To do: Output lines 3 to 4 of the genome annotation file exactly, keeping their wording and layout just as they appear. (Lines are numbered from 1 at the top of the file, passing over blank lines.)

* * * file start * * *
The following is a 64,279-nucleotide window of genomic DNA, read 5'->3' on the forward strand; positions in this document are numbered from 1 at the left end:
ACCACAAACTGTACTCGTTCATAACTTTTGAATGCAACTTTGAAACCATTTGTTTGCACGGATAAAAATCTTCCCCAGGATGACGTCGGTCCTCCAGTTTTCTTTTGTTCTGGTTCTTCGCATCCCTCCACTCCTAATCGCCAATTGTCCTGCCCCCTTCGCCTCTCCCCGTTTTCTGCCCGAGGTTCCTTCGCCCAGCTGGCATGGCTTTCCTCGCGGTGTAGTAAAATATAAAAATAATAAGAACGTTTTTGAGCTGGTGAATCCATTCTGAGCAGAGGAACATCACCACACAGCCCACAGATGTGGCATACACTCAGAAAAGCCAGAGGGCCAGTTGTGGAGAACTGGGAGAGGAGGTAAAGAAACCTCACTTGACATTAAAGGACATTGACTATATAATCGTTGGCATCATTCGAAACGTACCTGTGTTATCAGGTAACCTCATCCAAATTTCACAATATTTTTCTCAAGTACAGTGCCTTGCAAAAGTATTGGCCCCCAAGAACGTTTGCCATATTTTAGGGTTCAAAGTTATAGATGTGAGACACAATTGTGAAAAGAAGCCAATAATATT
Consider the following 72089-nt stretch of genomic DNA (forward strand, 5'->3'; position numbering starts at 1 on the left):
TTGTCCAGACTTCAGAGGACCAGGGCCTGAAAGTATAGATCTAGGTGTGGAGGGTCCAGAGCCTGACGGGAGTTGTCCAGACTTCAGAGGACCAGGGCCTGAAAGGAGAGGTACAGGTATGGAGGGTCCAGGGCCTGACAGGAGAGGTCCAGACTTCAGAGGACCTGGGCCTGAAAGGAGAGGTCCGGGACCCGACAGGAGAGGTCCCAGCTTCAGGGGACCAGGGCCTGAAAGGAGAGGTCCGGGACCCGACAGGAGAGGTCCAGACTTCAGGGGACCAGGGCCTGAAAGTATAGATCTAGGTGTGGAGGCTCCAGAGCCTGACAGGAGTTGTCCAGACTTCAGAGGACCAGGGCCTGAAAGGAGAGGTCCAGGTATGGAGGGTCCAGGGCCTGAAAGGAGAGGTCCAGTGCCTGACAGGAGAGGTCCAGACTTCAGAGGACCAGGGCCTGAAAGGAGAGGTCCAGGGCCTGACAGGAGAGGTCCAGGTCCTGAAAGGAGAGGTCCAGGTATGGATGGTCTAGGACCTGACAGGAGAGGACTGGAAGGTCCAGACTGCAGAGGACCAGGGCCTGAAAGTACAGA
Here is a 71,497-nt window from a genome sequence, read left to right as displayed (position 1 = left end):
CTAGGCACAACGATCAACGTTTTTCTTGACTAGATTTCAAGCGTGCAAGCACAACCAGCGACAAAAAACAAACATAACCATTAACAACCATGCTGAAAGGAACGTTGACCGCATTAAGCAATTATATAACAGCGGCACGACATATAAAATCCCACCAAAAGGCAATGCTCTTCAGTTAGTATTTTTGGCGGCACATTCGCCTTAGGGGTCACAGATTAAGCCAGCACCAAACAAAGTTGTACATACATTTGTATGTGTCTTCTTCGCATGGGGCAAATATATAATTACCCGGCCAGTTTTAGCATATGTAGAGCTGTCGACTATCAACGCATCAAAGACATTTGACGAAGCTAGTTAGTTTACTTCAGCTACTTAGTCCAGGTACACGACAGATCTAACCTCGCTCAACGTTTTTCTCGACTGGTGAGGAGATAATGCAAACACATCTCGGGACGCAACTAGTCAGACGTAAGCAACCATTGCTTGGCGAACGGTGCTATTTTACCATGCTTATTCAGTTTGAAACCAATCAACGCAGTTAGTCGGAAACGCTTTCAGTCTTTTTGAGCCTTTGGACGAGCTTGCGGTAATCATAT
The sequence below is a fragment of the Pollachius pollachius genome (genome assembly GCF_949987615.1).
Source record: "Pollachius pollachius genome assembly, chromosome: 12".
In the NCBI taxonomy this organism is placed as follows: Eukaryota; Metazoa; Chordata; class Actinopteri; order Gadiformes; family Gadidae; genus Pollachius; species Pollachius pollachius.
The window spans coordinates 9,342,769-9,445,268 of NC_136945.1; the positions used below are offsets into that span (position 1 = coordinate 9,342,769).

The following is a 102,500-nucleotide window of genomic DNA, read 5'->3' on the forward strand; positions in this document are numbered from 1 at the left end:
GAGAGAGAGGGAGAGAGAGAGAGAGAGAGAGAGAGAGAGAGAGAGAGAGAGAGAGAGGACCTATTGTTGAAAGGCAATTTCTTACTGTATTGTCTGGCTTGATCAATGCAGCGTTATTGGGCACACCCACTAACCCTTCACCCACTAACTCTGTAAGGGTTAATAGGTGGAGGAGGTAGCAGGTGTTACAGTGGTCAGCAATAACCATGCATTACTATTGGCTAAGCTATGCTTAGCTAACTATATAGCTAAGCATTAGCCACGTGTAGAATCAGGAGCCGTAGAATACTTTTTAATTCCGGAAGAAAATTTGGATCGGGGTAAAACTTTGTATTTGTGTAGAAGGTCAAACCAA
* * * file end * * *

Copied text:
Consider the following 72089-nt stretch of genomic DNA (forward strand, 5'->3'; position numbering starts at 1 on the left):
TTGTCCAGACTTCAGAGGACCAGGGCCTGAAAGTATAGATCTAGGTGTGGAGGGTCCAGAGCCTGACGGGAGTTGTCCAGACTTCAGAGGACCAGGGCCTGAAAGGAGAGGTACAGGTATGGAGGGTCCAGGGCCTGACAGGAGAGGTCCAGACTTCAGAGGACCTGGGCCTGAAAGGAGAGGTCCGGGACCCGACAGGAGAGGTCCCAGCTTCAGGGGACCAGGGCCTGAAAGGAGAGGTCCGGGACCCGACAGGAGAGGTCCAGACTTCAGGGGACCAGGGCCTGAAAGTATAGATCTAGGTGTGGAGGCTCCAGAGCCTGACAGGAGTTGTCCAGACTTCAGAGGACCAGGGCCTGAAAGGAGAGGTCCAGGTATGGAGGGTCCAGGGCCTGAAAGGAGAGGTCCAGTGCCTGACAGGAGAGGTCCAGACTTCAGAGGACCAGGGCCTGAAAGGAGAGGTCCAGGGCCTGACAGGAGAGGTCCAGGTCCTGAAAGGAGAGGTCCAGGTATGGATGGTCTAGGACCTGACAGGAGAGGACTGGAAGGTCCAGACTGCAGAGGACCAGGGCCTGAAAGTACAGA